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Articles tagged "Italy"

“Frantumaglia” by Elena Ferrante

Originally published by Edizioni E/O in Italian in 2003 and then progressively augmented with new material in subsequent editions, Elena Ferrante’s Frantumaglia features short notes and meditations by Ferrante, carefully selected correspondence between Ferrante and her publishers, as well as a variety of interviews with both Italian journalists and members of the international press. As Sandra Ozzola––one of the publishers of the edition––informs readers, this...

WWB Weekend: When the Earth Moves

Image: Local prefecture in L’Aquila, Abruzzo, Italy, after the 2009 earthquake. Wikimedia Commons. This week’s horrific earthquake in central Italy sends us back to the accounts of other quakes elsewhere, as survivors testify to the geographical and emotional havoc wrought by natural disasters. Dany Laferrière’s telegraphic “The World Is Moving around Me” captures the hallucinatory aftermath of the 2013 Haitian earthquake; he...

Dispatches from the Festival degli Scrittori, Florence, Italy

Image: Dany Laferrière (center) and Alba Donati (right) at the 2016 Festival degli Scrittori at Palazzo Strozzi. On June 6-8, writers, translators, and publishers from around the world gathered in Florence for the tenth annual Festival degli Scrittori and Gregor von Rezzori Prize, awarded to a work of foreign fiction translated into Italian. Founded in 2007 in honor of novelist and memoirist Gregor von Rezzori, the prize and the festival surrounding it are organized by the...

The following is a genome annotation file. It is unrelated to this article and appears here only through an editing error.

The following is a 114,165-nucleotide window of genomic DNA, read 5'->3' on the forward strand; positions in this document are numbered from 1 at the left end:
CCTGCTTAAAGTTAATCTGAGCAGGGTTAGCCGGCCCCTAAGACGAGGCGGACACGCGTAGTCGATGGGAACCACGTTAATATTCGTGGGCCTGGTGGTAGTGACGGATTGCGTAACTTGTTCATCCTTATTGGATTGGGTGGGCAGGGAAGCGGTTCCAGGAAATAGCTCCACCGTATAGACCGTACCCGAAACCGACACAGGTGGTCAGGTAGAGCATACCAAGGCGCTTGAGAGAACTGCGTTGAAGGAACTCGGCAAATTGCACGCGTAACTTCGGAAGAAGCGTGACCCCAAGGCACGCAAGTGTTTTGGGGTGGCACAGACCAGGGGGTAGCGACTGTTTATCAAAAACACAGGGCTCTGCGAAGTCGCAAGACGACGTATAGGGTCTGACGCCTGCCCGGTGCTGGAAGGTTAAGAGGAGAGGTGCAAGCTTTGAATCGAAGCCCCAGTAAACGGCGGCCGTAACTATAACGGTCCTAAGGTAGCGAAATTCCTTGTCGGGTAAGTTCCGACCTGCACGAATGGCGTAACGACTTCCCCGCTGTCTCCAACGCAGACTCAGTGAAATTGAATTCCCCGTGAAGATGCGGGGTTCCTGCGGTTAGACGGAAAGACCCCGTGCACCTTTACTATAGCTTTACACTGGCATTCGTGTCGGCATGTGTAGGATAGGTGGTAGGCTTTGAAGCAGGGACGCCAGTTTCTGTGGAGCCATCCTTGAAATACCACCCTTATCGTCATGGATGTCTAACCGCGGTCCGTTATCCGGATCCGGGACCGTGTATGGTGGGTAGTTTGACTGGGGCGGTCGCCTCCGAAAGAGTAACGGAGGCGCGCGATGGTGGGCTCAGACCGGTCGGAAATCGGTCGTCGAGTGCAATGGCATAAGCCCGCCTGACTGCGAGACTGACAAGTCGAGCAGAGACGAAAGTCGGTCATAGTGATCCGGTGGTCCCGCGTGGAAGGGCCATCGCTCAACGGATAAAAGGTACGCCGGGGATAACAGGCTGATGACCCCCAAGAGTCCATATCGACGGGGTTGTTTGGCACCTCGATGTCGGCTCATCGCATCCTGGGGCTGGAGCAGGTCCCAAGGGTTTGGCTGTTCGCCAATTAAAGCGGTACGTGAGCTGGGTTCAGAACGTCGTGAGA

The True Story of “Faccetta Nera”

“I was on a TV talk show the other day, and something curious happened.” Those are the opening words of a Facebook post that Maryan Ismail, an Italo-Somali political activist, published recently. The curious thing that happened occurred in a television studio. Maryan, who is a longtime political activist working in Milan, has made up her mind to express her defiance of racism by speaking openly everywhere she can, including on TV. Of course, she doesn’t talk about...

The World’s Bloom: Three Italian Poets

Recently a neighbor in Parma brought over a small, green cactus with a telescopic protuberance; she announced that its cocoon-like blossom would start to open at nine o’clock and die two days later. “The event is a marvel,” she says. “What’s the name of the cactus?” I ask. She isn’t sure. She only remembers that her mother had called that kind of round cactus “il mondo,” the world. At nine, the reddish spindle at the tip...

Dispatch from Florence’s Festival degli Scrittori

The ninth annual Festival degli Scrittori and the Premio von Rezzori, a Florence-based literary festival that culminates in a ceremony conferring the Premio von Rezzori for best foreign literary work and best translation of a foreign work, was held from June 10 through  June 12, 2015. It opened with a provocative Lectio Magistralis by the Pulitzer Prize-winning writer Jhumpa Lahiri, and concluded with the announcement that Vladimir Sorokin was this year’s winner of the Premio, as...

from “Morti di Sonno”

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If one of those things explodes, the city’ll blow up too.


I Remember

I remember the summer storms during the rainy season when the wind flung open the windows and lifted the contents of the rooms in a swirling dance. Streaks of lightening lit up the gray sky and the thunder was like the angry scream of the entire universe, unleashed right there, in that very spot. I remember, between the crashing of the thunder and the flashes of lightening, old Haimanot hiding under the ironing table in the living room, alternately shouting, "Wai! Gud reichiben! Oh God,...

The World Between: Writing from Ethiopia and Italy